ebooksAn evocation of the conflict through the eyes of those who lived through it
Arts and Entertainment

ebooks
Independent
Travel Shop
the manor
Up to 70% off luxury travel
on city breaks Find out more
santorini
Up to 70% off luxury travel
on chic beach resorts Find out more
sardina foodie
Up to 70% off luxury travel
on country retreats Find out more
Have you tried new the Independent Digital Edition apps?

ES Rentals

    Independent Dating
    and  

    By clicking 'Search' you
    are agreeing to our
    Terms of Use.

    Save the Tiger: Meet the hunters tasked with protecting Russia's rare Amur tiger

    Hunters protect Russia's rare Amur tiger

    In an unusual move, wildlife charities have enlisted those who kill animals to help save them. Oliver Poole travels to Siberia to investigate
    Transfers: How has your club fared in summer sales?

    How has your club fared in summer sales?

    Who have bagged the bargain buys and who have landed the giant turkeys
    Warwick Davis: The British actor on Ricky Gervais, how the Harry Potter set became his office, and why he'd like to play a spy

    'I'm a realist; I know how hard this business is'

    Warwick Davis on Ricky Gervais, Harry Potter and his perfect role
    The best swim shorts for men: Bag yourself the perfect pair and make a splash this summer

    The best swim shorts for men

    Bag yourself the perfect pair and make a splash this summer
    Has Ukip’s Glastonbury branch really been possessed by the devil?

    Has Ukip’s Glastonbury branch really been possessed by the devil?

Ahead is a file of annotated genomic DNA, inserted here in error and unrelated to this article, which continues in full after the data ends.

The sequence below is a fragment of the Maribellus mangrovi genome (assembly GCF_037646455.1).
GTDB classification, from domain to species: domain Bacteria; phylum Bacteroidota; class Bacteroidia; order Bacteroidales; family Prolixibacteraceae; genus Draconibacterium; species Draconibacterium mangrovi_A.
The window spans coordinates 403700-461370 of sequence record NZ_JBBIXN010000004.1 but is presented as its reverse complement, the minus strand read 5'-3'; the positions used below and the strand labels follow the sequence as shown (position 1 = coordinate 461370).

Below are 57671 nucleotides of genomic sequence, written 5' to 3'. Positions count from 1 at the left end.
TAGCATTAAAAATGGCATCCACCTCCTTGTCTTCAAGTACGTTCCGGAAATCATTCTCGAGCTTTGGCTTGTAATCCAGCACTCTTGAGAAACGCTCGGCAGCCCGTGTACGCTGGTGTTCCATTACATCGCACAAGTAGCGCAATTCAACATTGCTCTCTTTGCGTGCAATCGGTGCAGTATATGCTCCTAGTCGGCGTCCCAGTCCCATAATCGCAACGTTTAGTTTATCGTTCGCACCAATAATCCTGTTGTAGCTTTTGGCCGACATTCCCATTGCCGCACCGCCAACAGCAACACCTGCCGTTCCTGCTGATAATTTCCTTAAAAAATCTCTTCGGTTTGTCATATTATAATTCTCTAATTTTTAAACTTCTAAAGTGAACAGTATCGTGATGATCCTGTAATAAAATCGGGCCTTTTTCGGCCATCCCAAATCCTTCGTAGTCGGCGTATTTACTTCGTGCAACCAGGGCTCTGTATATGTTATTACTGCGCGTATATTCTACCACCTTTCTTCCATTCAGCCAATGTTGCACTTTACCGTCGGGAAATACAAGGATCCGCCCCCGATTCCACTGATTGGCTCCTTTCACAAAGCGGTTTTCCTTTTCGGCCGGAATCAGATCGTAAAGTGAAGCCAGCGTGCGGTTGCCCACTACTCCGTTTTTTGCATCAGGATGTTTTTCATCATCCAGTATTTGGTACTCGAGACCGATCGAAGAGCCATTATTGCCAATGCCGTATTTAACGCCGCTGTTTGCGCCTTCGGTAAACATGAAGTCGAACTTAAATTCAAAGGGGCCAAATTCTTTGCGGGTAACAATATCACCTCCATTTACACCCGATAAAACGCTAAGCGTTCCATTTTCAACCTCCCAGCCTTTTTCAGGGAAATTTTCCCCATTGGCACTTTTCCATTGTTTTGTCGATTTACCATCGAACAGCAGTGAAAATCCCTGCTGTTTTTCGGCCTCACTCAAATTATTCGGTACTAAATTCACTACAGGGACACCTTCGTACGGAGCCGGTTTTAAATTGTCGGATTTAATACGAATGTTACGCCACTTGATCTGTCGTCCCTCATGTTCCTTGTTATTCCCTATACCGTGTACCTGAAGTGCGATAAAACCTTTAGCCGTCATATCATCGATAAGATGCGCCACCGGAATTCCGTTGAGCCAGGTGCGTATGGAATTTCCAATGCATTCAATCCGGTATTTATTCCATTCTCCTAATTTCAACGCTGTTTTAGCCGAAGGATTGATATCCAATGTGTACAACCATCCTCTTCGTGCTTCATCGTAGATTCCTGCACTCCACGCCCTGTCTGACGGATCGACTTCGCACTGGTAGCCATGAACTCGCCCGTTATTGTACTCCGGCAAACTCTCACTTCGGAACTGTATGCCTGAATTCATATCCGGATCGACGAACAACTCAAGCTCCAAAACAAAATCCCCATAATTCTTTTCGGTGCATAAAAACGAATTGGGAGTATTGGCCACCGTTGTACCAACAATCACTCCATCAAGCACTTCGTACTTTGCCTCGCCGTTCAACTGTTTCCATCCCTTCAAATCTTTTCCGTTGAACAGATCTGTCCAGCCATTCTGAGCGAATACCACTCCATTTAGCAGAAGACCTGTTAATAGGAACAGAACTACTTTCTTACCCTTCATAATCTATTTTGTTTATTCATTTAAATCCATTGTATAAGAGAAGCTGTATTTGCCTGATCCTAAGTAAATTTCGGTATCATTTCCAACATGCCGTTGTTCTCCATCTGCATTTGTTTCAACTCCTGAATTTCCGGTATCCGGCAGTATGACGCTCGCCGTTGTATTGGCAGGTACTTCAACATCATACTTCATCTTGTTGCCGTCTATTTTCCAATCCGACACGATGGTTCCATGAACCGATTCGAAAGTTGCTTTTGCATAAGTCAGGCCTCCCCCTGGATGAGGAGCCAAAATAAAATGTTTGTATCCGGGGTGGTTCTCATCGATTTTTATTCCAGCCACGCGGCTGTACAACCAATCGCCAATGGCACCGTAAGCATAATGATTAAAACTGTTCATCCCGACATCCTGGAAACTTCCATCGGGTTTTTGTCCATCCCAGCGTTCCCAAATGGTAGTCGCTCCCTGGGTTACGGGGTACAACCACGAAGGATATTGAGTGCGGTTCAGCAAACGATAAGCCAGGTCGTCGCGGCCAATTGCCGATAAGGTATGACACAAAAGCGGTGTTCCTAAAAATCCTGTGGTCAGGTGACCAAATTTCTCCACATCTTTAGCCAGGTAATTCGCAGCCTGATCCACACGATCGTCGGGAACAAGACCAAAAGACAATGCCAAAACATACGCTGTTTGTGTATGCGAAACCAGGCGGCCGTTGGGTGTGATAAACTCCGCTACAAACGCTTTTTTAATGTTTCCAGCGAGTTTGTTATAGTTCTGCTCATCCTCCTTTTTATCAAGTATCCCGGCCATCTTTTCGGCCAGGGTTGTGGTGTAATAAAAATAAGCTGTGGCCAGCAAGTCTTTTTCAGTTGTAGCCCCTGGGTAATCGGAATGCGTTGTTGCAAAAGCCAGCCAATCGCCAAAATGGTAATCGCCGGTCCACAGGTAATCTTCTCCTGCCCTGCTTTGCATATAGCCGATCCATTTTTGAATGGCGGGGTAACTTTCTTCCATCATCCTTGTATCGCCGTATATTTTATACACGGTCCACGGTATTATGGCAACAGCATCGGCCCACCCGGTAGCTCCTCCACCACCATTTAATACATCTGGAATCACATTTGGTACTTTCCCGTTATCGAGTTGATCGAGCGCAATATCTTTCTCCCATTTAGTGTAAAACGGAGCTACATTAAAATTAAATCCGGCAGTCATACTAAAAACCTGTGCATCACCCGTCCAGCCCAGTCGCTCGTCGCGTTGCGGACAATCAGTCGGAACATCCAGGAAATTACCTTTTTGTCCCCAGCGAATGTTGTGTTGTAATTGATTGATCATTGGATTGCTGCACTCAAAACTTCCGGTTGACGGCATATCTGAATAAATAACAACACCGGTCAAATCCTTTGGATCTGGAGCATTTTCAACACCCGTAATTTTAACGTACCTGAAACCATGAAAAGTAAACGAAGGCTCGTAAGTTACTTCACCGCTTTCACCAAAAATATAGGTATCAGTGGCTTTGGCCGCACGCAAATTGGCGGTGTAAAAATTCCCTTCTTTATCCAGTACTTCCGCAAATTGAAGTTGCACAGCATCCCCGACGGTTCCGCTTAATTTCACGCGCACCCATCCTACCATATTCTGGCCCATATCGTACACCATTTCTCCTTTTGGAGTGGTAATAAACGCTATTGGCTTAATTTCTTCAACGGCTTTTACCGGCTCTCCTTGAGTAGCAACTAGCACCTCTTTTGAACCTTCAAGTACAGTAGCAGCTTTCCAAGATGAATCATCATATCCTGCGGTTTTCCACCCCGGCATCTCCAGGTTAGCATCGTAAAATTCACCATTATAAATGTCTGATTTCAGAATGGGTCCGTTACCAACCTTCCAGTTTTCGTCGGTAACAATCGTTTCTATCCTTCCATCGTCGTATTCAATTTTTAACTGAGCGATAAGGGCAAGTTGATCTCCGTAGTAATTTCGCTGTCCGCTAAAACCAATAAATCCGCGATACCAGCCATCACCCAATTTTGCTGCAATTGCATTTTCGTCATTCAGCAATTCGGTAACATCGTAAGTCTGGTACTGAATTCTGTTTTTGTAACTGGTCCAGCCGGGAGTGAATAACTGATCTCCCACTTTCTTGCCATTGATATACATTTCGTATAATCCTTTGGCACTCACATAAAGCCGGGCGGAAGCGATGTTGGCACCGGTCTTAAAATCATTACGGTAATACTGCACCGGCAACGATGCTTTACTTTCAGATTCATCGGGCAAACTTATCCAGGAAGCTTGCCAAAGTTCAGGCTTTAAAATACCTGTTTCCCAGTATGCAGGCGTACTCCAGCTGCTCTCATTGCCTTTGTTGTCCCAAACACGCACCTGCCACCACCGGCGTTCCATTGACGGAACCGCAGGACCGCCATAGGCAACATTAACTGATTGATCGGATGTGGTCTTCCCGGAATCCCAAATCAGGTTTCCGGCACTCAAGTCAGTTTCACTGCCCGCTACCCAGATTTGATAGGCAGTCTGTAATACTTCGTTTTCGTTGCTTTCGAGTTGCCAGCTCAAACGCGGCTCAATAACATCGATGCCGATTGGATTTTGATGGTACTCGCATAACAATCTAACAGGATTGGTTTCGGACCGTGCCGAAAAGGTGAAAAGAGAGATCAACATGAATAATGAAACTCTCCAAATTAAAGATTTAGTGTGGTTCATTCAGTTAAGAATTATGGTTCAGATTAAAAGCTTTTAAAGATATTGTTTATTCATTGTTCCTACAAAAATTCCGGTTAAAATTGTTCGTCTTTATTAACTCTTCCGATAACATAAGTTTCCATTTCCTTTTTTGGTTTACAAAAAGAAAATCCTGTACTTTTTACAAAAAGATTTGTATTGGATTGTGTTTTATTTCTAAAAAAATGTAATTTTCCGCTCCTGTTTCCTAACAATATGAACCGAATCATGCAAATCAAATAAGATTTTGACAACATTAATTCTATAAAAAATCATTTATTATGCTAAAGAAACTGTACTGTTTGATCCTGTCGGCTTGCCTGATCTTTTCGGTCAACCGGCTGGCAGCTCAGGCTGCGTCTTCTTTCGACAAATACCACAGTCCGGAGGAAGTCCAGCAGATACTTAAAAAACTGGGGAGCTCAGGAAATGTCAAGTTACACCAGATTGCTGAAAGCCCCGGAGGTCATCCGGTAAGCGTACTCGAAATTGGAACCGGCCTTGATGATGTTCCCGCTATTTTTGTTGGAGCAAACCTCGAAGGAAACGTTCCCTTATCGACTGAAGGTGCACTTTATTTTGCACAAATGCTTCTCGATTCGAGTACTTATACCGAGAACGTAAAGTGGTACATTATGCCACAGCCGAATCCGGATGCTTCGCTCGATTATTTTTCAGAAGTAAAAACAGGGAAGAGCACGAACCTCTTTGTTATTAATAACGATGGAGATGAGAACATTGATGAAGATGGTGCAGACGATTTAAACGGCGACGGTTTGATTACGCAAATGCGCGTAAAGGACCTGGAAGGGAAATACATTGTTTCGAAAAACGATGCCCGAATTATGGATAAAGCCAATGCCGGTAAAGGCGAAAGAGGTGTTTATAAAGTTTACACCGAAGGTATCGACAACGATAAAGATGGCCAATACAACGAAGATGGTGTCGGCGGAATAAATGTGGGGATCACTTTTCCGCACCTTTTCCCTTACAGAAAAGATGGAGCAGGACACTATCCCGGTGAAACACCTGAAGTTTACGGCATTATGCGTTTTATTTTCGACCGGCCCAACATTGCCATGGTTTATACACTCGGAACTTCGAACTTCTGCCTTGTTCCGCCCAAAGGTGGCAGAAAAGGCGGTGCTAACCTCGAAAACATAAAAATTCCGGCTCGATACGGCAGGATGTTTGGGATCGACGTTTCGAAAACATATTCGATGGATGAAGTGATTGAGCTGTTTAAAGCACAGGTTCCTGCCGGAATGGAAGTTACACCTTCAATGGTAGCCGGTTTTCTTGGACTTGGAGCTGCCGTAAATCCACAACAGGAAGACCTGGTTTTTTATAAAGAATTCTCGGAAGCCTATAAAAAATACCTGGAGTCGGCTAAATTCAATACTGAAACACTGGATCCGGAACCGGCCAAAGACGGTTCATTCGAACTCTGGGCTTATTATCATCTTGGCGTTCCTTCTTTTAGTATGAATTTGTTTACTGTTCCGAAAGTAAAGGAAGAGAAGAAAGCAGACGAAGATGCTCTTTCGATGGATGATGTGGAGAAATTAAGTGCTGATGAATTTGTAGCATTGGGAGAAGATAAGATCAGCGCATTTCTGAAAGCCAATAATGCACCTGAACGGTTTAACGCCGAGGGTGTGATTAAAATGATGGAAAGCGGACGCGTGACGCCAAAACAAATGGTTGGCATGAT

Meet the couple blamed for bringing Lucifer into local politics
    Dress the Gaza situation up all you like, but the truth hurts

    Robert Fisk on Gaza conflict

    Dress the situation up all you like, but the truth hurts
    Save the tiger: Tiger, tiger burning less brightly as numbers plummet

    Tiger, tiger burning less brightly

    When William Blake wrote his famous poem there were probably more than 100,000 tigers in the wild. These days they probably number around 3,200
    5 News's Andy Bell retraces his grandfather's steps on the First World War battlefields

    In grandfather's footsteps

    5 News's political editor Andy Bell only knows his grandfather from the compelling diary he kept during WWI. But when he returned to the killing fields where Edwin Vaughan suffered so much, his ancestor came to life
    Lifestyle guru Martha Stewart reveals she has flying robot ... to take photos of her farm

    Martha Stewart has flying robot

    The lifestyle guru used the drone to get a bird's eye view her 153-acre farm in Bedford, New York
    Former Labour minister Meg Hillier has demanded 'pootling lanes' for women cyclists

    Do women cyclists need 'pootling lanes'?

    Simon Usborne (who's more of a hurtler) explains why winning the space race is key to happy riding
    A tale of two presidents: George W Bush downs his paintbrush to pen father’s life story

    A tale of two presidents

    George W Bush downs his paintbrush to pen father’s life story
    Restaurateur Mitch Tonks has given the Great Western Pullman dining car a makeover

    The dining car makes a comeback

    Restaurateur Mitch Tonks has given the Great Western Pullman dining car a makeover
    Gallery rage: How are institutions tackling the discomfort of overcrowding this summer?

    Gallery rage

    How are institutions tackling the discomfort of overcrowding this summer?
    Louis van Gaal has £500,000 video surveillance system installed to monitor Manchester United players

    Eye on the prize

    Louis van Gaal has £500,000 video surveillance system installed to monitor Manchester United players
    Women's rugby: Tamara Taylor adds fuel to the ire in quest to land World Cup

    Women's rugby

    Tamara Taylor adds fuel to the ire in quest to land World Cup